The observation that virions are tethered to the outside of ALMs but not to the inside (Fig. 1g) indicated that cryo-ET can provide structural insights into the process of virion packaging into autophagy-like membranes. Indeed, the tomograms of PV-infected cells at 6 h p.i. showed several stages of autophagic engulfment of virions, ranging from wide open phagophores to completely sealed DMVs (Fig. 5a–e). We then re-evaluated the statistics of empty capsids and RNA-loaded virions at 6 h p.i. taking particle location (outside or inside ALMs) into consideration. Strikingly, this revealed that autophagic engulfment strongly selects for RNA-loaded virions. Outside ALMs, empty capsids represent 23% of particles, whereas only 1% of particles in ALMs were empty capsids (Fig. 5f).
The tomograms allowed further classification of ALMs based on their contents (Fig. 5g–m). At 52%, the most abundant class was ALMs containing RNA-loaded virions (Fig. 5a–e, g). The second most abundant class, at 15%, was ALMs containing amorphous granular material that was clearly denser than the remaining cytoplasmic contents (Fig. 5g, h). These dense granules were frequently co-packed with virions (Fig. 5g, j). One distinct class representing 13% of ALMs contained tightly packed bundles of protein filaments (Fig. 5g, i, Supplementary Fig. 6a, b, Supplementary Movie 4). As opposed to the dense granules, filaments were rarely co-packaged with other ALM contents (Fig. 5g). The filaments were not affected by VPS34 inhibition, but instead completely absent in both LC3 and GABARAP 3KO cells (Supplementary Fig. 6c). This is the opposite dependence on autophagy host factors than that displayed by virus assembly (Fig. 3g). We determined the filament structure by subtomogram averaging to 18.5 Å resolution, which yielded a helix with an average diameter of 10 nm, 29° twist and 52 Å rise per subunit (Supplementary Fig. 6d, e). From this map the identity of the filament could not be positively determined, but the map did allow definitive exclusion of protein filaments with known structure. A systematic comparison of the filament to all relevant mammalian protein filaments in the electron microscopy database allowed exclusion of all except decorated actin filaments (Supplementary Fig. 7 and Supplementary Table 3 for complete list). Thus, the filament is either actin decorated by a vinculin-like actin-binding protein, or an unknown viral or cellular protein filament of similar size and shape.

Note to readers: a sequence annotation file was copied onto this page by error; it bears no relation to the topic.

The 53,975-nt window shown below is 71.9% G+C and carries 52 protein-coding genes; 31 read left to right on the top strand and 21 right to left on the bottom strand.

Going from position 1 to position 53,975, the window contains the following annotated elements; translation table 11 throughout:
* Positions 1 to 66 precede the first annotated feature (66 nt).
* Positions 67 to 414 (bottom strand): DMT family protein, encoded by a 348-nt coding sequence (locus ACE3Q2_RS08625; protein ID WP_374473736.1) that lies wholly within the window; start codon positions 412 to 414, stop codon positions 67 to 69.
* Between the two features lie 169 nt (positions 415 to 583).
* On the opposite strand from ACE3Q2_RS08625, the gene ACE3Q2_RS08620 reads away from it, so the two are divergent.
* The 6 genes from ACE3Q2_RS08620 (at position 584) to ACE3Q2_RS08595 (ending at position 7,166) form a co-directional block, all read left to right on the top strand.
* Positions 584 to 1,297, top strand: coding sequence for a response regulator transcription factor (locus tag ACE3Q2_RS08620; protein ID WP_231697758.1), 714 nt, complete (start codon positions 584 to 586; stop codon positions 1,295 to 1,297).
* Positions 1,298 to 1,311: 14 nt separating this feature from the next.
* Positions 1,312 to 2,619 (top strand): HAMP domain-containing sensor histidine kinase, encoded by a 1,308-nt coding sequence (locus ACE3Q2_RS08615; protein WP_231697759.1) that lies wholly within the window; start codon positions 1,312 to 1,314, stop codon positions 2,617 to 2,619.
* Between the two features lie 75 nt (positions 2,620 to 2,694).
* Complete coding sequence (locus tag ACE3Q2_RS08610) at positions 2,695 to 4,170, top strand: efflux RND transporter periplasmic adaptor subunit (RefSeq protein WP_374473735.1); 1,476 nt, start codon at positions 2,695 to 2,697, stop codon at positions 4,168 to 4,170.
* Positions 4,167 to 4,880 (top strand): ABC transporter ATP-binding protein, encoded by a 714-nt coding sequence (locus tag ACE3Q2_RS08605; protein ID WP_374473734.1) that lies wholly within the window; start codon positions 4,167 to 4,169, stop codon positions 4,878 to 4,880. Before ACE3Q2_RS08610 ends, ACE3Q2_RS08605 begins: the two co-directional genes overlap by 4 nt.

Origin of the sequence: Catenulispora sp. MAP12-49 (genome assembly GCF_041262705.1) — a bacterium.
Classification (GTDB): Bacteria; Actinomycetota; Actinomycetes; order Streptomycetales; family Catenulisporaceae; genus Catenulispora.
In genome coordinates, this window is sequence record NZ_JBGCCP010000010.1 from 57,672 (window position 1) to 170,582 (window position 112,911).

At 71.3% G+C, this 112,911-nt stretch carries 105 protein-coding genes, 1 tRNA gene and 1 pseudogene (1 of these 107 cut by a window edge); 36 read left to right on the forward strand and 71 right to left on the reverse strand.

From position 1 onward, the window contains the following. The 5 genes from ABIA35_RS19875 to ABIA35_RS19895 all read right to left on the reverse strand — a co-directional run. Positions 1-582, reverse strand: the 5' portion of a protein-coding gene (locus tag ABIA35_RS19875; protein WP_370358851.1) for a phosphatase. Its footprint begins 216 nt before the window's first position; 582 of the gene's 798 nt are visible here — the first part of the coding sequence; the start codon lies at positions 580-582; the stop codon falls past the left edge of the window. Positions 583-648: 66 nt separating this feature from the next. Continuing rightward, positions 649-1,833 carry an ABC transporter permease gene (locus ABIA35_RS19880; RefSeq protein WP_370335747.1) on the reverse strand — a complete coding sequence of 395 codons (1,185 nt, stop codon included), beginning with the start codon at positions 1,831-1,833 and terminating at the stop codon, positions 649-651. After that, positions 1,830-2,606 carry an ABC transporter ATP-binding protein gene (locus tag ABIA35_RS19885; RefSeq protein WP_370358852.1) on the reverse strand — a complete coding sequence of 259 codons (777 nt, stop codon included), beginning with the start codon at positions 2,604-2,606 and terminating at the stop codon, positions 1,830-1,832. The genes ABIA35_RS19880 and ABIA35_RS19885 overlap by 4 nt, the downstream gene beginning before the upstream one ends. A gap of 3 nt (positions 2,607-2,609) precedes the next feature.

Altogether, these data reveal an exquisite specificity in virus-induced autophagy: autophagy-like membranes selectively engulf RNA-loaded virions while excluding empty capsids, and co-package virions with dense granular material while segregating them from a second class of ALMs that contains bundles of protein filaments.